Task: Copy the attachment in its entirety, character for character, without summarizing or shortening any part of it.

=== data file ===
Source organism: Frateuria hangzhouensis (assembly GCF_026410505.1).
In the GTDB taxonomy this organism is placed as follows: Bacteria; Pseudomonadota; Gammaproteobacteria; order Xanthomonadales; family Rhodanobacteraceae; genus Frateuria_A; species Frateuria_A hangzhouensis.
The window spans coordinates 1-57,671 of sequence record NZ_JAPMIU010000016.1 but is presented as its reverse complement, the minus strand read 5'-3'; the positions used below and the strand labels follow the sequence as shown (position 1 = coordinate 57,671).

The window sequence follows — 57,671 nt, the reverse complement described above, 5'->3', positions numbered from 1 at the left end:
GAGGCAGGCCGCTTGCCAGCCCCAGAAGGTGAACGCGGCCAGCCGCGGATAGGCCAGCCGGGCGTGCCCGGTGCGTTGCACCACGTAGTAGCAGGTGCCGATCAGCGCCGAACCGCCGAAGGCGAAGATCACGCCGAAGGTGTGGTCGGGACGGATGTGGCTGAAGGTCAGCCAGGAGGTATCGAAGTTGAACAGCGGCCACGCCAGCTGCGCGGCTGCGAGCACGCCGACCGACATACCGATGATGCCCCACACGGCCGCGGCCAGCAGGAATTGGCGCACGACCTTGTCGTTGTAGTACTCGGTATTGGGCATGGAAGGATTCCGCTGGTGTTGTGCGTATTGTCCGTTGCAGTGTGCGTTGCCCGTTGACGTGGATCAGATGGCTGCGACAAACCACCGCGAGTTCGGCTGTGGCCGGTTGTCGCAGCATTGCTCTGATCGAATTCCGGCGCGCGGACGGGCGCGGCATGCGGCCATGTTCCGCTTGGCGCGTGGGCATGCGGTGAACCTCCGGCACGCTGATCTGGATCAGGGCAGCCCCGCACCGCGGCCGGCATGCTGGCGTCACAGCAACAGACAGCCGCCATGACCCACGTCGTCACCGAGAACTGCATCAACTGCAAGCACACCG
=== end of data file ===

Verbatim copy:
Source organism: Frateuria hangzhouensis (assembly GCF_026410505.1).
In the GTDB taxonomy this organism is placed as follows: Bacteria; Pseudomonadota; Gammaproteobacteria; order Xanthomonadales; family Rhodanobacteraceae; genus Frateuria_A; species Frateuria_A hangzhouensis.
The window spans coordinates 1-57,671 of sequence record NZ_JAPMIU010000016.1 but is presented as its reverse complement, the minus strand read 5'-3'; the positions used below and the strand labels follow the sequence as shown (position 1 = coordinate 57,671).

The window sequence follows — 57,671 nt, the reverse complement described above, 5'->3', positions numbered from 1 at the left end:
GAGGCAGGCCGCTTGCCAGCCCCAGAAGGTGAACGCGGCCAGCCGCGGATAGGCCAGCCGGGCGTGCCCGGTGCGTTGCACCACGTAGTAGCAGGTGCCGATCAGCGCCGAACCGCCGAAGGCGAAGATCACGCCGAAGGTGTGGTCGGGACGGATGTGGCTGAAGGTCAGCCAGGAGGTATCGAAGTTGAACAGCGGCCACGCCAGCTGCGCGGCTGCGAGCACGCCGACCGACATACCGATGATGCCCCACACGGCCGCGGCCAGCAGGAATTGGCGCACGACCTTGTCGTTGTAGTACTCGGTATTGGGCATGGAAGGATTCCGCTGGTGTTGTGCGTATTGTCCGTTGCAGTGTGCGTTGCCCGTTGACGTGGATCAGATGGCTGCGACAAACCACCGCGAGTTCGGCTGTGGCCGGTTGTCGCAGCATTGCTCTGATCGAATTCCGGCGCGCGGACGGGCGCGGCATGCGGCCATGTTCCGCTTGGCGCGTGGGCATGCGGTGAACCTCCGGCACGCTGATCTGGATCAGGGCAGCCCCGCACCGCGGCCGGCATGCTGGCGTCACAGCAACAGACAGCCGCCATGACCCACGTCGTCACCGAGAACTGCATCAACTGCAAGCACACCG